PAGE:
If anyone has a photo of the color version of Leda, Icarus, or of the Tang Student or Nobleman, please let me know (there is a contact form link below) because I’d love to add a photo here.
Dream of Venus was also placed into the Classical Impressions category. Introduced in 1988 in the same color/edition size format as the T’ang figures, the 500-edition white bisque was $950 and the 200-edition color was $1475. In 1990 the studio combined both colorways into a single edition of 500. By 1993 the colorway prices were $1275 and $1975, which the studio raised significantly to $2975 and $3500 in early 1990s. It is unlikely that many were sold at those price points!!
The Acrobat appeared in 1991 and is one of only two non-limited Classical Impressions designs. It was offered as a single acrobat at $575 without a base, and at $675 if on one. Also offered was The Acrobats (pair as bookends) for $1150 – in other words a savings of $200 for the pair. The Acrobat is 9.25” high and 8” wide at the base which appears to be black wood. I have no idea why these are signed on the wood base (see second photo) rather than on the sculpture itself; I have never seen the signature on a wood base before. Perhaps the figures are glued to the base and the assumption was made that they would/could not be separated from it?
An autumn 1993 introduction was Yoga, Girl in Motion for $575; she is the only other non-limited Classical Impressions piece. I have never seen a photo, but her size is cited as 9.25″ high x 6.5″ wide. That makes it the same height as The Acrobat although a little less wide; The Acrobat is supposedly 8″ wide but as usual Cybis did not specify whether their cited height is only for the porcelain or includes an attached base as well. The Yoga entry does not mention a base. Obviously this is a female in a yoga pose but that’s all we can surmise about it until/unless one shows up for sale on eBay. By the time the Fall 1995 price list was issued, the “yoga girl” had been retired, never to be seen again.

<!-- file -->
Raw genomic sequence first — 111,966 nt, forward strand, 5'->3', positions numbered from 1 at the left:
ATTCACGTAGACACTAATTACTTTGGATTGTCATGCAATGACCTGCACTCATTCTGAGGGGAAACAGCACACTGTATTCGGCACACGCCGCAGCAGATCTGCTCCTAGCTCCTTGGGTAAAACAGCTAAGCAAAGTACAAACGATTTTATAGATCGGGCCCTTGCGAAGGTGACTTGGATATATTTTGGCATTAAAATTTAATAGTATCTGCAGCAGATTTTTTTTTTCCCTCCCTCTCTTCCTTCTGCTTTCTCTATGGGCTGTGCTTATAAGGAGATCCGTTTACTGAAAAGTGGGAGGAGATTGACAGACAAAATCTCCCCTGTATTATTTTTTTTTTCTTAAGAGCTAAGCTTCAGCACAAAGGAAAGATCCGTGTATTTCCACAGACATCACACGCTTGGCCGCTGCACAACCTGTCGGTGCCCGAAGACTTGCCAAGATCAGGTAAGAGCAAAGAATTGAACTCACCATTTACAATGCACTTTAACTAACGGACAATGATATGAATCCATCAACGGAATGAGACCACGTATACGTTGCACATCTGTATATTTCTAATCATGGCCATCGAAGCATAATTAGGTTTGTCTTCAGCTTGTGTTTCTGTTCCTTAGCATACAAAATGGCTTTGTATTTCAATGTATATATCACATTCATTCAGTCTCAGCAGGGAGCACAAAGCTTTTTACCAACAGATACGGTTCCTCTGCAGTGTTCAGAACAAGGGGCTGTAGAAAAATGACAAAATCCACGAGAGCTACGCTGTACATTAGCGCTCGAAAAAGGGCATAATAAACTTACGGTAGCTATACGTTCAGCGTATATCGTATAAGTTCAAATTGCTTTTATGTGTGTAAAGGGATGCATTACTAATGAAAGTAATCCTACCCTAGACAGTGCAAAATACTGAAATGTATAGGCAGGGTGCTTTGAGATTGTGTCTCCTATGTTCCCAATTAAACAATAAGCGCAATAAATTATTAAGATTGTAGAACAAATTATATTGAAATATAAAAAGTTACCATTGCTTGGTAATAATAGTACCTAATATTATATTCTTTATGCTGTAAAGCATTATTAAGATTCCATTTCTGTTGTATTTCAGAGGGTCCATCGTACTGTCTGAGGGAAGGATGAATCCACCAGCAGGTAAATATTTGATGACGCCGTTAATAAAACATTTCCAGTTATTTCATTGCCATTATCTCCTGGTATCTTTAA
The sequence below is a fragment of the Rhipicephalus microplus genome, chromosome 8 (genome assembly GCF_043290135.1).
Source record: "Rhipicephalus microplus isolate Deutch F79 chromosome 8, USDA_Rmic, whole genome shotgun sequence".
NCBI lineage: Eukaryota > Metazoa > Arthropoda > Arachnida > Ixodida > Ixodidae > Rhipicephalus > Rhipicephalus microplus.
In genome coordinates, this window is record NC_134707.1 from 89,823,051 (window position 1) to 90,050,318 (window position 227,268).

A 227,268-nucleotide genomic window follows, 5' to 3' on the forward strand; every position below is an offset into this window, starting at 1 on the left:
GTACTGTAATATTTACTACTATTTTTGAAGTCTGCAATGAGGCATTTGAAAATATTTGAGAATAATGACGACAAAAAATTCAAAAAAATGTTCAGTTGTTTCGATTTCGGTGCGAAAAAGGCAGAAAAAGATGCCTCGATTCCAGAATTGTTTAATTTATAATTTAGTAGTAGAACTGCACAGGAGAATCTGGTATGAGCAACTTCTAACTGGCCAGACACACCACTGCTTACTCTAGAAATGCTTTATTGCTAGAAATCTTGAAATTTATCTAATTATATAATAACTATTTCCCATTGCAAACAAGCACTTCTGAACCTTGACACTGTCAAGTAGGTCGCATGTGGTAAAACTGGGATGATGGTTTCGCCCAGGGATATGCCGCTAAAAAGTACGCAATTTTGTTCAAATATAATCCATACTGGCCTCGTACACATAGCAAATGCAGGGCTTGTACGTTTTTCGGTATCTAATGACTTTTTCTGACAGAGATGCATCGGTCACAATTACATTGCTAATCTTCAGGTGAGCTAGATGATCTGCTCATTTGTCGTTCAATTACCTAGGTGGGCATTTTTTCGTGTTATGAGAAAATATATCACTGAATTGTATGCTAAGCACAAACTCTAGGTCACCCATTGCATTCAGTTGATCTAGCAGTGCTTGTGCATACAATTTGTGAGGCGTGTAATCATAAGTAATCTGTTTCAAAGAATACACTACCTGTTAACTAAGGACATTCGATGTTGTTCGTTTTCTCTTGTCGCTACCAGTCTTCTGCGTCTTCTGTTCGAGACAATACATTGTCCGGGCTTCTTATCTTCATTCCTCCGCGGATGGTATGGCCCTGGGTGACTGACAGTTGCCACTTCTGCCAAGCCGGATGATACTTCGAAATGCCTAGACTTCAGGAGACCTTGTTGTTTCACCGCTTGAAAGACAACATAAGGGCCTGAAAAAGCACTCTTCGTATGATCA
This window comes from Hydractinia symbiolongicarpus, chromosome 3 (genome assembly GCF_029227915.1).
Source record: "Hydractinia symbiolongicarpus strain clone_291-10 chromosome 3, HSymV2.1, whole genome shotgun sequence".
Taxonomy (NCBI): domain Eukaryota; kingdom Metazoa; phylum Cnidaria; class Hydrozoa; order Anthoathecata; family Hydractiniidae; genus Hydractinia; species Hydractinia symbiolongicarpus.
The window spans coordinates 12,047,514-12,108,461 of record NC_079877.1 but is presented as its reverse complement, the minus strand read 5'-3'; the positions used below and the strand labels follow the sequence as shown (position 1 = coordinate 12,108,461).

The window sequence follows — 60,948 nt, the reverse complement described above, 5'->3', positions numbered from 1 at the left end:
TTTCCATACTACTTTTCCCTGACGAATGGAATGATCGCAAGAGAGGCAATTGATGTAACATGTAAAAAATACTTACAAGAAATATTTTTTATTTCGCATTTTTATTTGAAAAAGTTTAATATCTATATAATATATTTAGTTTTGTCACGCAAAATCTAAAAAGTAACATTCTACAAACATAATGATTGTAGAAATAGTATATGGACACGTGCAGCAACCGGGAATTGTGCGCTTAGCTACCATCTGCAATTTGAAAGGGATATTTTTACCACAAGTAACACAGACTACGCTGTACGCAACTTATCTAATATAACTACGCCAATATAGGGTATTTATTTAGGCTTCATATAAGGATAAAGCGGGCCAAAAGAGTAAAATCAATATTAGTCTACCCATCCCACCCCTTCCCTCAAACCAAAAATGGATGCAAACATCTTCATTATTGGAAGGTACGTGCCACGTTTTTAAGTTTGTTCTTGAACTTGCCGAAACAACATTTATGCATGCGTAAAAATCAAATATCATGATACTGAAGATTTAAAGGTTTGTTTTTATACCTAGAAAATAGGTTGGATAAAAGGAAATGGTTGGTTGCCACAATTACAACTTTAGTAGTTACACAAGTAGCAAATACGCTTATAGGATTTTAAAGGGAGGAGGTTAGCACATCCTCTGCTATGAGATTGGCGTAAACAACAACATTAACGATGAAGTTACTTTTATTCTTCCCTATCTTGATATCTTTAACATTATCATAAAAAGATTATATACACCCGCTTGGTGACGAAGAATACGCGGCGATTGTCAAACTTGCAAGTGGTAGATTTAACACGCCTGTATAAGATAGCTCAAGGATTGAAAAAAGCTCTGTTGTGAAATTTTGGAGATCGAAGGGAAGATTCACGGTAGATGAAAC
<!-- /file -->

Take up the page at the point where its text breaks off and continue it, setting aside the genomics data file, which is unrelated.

This is a piece that may have also originally been intended for the Classical Impressions series but it was never released. Logic dictates that it should be dubbed Nude with Plinth. The plinth mold is the same that was used for Beau Brummel, but with the column re-worked so that it has fluting instead of scrolls, shells and foliage. At least here we have a copyright year: 1997. This is not on Cybis’ Fall 1997 or May 1999 retail price lists, nor do I ever remember seeing it on their web site (which was not updated after 2008 and disappeared entirely in late 2018.) It is possible that it may have made a very brief appearance during 1998, or in the studio’s early-2000s eBay storefront. The piece shown above was among those in their 2019 liquidation sale.